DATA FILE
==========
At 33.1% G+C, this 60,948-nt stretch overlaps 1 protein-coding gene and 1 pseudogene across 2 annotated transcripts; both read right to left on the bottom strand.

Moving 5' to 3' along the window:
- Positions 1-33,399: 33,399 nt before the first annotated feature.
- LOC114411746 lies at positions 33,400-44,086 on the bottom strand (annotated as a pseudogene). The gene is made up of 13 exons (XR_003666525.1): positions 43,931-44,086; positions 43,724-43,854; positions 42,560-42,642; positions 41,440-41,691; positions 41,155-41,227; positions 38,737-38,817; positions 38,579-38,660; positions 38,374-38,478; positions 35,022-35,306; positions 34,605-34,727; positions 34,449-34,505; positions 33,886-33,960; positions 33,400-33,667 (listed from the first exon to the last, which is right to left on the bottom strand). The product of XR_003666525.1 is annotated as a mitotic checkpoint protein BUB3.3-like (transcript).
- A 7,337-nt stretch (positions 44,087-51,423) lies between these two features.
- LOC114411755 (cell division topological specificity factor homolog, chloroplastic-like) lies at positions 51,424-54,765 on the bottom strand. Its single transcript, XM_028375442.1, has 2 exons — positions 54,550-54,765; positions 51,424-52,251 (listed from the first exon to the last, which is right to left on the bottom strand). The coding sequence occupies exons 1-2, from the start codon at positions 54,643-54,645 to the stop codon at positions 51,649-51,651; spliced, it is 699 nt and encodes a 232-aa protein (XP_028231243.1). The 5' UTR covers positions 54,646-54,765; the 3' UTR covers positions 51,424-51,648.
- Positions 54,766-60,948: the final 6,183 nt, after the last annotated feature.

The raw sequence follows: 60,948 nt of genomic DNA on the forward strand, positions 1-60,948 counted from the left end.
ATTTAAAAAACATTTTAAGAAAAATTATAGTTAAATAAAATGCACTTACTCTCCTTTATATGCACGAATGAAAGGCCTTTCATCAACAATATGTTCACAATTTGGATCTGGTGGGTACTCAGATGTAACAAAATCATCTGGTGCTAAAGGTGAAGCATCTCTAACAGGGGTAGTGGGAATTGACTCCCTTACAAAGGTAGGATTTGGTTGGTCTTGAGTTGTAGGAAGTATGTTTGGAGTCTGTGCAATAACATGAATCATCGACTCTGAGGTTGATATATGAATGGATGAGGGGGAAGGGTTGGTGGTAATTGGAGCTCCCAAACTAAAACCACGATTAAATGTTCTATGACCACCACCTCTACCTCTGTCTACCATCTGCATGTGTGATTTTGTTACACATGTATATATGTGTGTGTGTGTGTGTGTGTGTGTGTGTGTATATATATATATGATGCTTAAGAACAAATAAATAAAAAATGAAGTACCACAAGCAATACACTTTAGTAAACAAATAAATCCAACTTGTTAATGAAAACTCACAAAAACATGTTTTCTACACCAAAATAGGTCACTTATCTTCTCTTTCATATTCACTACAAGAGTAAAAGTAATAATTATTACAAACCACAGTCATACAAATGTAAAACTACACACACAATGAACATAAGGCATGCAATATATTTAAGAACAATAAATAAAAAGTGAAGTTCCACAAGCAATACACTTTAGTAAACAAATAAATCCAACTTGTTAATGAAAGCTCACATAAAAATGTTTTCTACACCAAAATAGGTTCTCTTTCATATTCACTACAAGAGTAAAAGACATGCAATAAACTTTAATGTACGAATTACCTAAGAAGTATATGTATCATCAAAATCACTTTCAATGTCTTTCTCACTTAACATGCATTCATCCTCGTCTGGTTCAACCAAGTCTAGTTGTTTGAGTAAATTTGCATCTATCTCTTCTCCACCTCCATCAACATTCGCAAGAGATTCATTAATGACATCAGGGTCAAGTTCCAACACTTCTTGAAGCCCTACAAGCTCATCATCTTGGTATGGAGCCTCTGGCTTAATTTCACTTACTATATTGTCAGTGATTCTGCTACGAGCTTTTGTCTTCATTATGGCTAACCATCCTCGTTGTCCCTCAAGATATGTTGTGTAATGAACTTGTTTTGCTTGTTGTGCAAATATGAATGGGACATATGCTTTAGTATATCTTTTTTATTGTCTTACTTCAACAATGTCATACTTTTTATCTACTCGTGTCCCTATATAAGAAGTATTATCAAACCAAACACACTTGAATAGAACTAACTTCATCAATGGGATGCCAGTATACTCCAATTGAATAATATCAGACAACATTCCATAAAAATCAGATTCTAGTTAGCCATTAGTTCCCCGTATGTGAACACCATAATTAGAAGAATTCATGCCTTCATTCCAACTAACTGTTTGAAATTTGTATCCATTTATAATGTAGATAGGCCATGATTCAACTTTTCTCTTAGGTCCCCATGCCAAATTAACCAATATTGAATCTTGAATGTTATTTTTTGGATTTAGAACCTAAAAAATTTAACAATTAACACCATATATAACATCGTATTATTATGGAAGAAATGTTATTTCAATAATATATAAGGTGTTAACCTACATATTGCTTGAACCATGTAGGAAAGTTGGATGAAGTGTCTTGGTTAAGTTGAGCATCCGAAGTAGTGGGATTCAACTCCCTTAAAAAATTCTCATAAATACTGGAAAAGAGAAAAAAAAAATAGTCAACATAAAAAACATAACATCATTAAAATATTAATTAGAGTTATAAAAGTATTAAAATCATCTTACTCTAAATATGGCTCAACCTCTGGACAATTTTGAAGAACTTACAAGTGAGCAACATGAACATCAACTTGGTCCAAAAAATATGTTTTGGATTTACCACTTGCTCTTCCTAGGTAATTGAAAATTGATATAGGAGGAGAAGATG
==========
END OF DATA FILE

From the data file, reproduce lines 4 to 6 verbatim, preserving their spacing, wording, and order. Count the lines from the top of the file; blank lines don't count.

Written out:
- LOC114411746 lies at positions 33,400-44,086 on the bottom strand (annotated as a pseudogene). The gene is made up of 13 exons (XR_003666525.1): positions 43,931-44,086; positions 43,724-43,854; positions 42,560-42,642; positions 41,440-41,691; positions 41,155-41,227; positions 38,737-38,817; positions 38,579-38,660; positions 38,374-38,478; positions 35,022-35,306; positions 34,605-34,727; positions 34,449-34,505; positions 33,886-33,960; positions 33,400-33,667 (listed from the first exon to the last, which is right to left on the bottom strand). The product of XR_003666525.1 is annotated as a mitotic checkpoint protein BUB3.3-like (transcript).
- A 7,337-nt stretch (positions 44,087-51,423) lies between these two features.
- LOC114411755 (cell division topological specificity factor homolog, chloroplastic-like) lies at positions 51,424-54,765 on the bottom strand. Its single transcript, XM_028375442.1, has 2 exons — positions 54,550-54,765; positions 51,424-52,251 (listed from the first exon to the last, which is right to left on the bottom strand). The coding sequence occupies exons 1-2, from the start codon at positions 54,643-54,645 to the stop codon at positions 51,649-51,651; spliced, it is 699 nt and encodes a 232-aa protein (XP_028231243.1). The 5' UTR covers positions 54,646-54,765; the 3' UTR covers positions 51,424-51,648.